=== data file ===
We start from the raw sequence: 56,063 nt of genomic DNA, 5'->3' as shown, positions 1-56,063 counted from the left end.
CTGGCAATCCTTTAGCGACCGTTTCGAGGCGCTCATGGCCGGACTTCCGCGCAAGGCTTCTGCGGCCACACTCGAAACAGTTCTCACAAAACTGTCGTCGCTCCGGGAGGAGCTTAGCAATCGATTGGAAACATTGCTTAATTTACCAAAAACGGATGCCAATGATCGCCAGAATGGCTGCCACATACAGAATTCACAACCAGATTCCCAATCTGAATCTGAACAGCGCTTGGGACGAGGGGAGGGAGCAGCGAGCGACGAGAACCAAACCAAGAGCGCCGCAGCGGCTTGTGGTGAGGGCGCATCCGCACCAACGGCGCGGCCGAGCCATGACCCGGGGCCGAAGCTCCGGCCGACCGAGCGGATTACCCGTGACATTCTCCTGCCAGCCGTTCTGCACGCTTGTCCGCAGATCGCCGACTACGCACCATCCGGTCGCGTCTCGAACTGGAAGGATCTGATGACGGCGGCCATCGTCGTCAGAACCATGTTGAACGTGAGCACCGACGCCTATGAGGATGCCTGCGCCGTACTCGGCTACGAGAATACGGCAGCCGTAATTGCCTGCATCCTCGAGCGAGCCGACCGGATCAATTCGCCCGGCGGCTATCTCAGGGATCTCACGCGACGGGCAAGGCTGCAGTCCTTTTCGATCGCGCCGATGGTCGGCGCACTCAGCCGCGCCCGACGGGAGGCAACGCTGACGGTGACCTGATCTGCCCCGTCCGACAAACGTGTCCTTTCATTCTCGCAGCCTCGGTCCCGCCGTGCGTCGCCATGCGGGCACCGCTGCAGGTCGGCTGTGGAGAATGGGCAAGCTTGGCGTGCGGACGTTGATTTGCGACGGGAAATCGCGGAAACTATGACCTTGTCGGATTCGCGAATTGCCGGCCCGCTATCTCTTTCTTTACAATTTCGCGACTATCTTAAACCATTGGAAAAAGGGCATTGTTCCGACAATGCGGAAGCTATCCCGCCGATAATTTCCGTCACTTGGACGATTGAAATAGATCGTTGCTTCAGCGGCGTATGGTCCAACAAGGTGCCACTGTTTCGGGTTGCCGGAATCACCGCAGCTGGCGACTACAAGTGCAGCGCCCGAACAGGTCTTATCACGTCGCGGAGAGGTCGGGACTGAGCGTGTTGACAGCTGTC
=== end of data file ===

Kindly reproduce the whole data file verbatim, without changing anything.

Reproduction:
We start from the raw sequence: 56,063 nt of genomic DNA, 5'->3' as shown, positions 1-56,063 counted from the left end.
CTGGCAATCCTTTAGCGACCGTTTCGAGGCGCTCATGGCCGGACTTCCGCGCAAGGCTTCTGCGGCCACACTCGAAACAGTTCTCACAAAACTGTCGTCGCTCCGGGAGGAGCTTAGCAATCGATTGGAAACATTGCTTAATTTACCAAAAACGGATGCCAATGATCGCCAGAATGGCTGCCACATACAGAATTCACAACCAGATTCCCAATCTGAATCTGAACAGCGCTTGGGACGAGGGGAGGGAGCAGCGAGCGACGAGAACCAAACCAAGAGCGCCGCAGCGGCTTGTGGTGAGGGCGCATCCGCACCAACGGCGCGGCCGAGCCATGACCCGGGGCCGAAGCTCCGGCCGACCGAGCGGATTACCCGTGACATTCTCCTGCCAGCCGTTCTGCACGCTTGTCCGCAGATCGCCGACTACGCACCATCCGGTCGCGTCTCGAACTGGAAGGATCTGATGACGGCGGCCATCGTCGTCAGAACCATGTTGAACGTGAGCACCGACGCCTATGAGGATGCCTGCGCCGTACTCGGCTACGAGAATACGGCAGCCGTAATTGCCTGCATCCTCGAGCGAGCCGACCGGATCAATTCGCCCGGCGGCTATCTCAGGGATCTCACGCGACGGGCAAGGCTGCAGTCCTTTTCGATCGCGCCGATGGTCGGCGCACTCAGCCGCGCCCGACGGGAGGCAACGCTGACGGTGACCTGATCTGCCCCGTCCGACAAACGTGTCCTTTCATTCTCGCAGCCTCGGTCCCGCCGTGCGTCGCCATGCGGGCACCGCTGCAGGTCGGCTGTGGAGAATGGGCAAGCTTGGCGTGCGGACGTTGATTTGCGACGGGAAATCGCGGAAACTATGACCTTGTCGGATTCGCGAATTGCCGGCCCGCTATCTCTTTCTTTACAATTTCGCGACTATCTTAAACCATTGGAAAAAGGGCATTGTTCCGACAATGCGGAAGCTATCCCGCCGATAATTTCCGTCACTTGGACGATTGAAATAGATCGTTGCTTCAGCGGCGTATGGTCCAACAAGGTGCCACTGTTTCGGGTTGCCGGAATCACCGCAGCTGGCGACTACAAGTGCAGCGCCCGAACAGGTCTTATCACGTCGCGGAGAGGTCGGGACTGAGCGTGTTGACAGCTGTC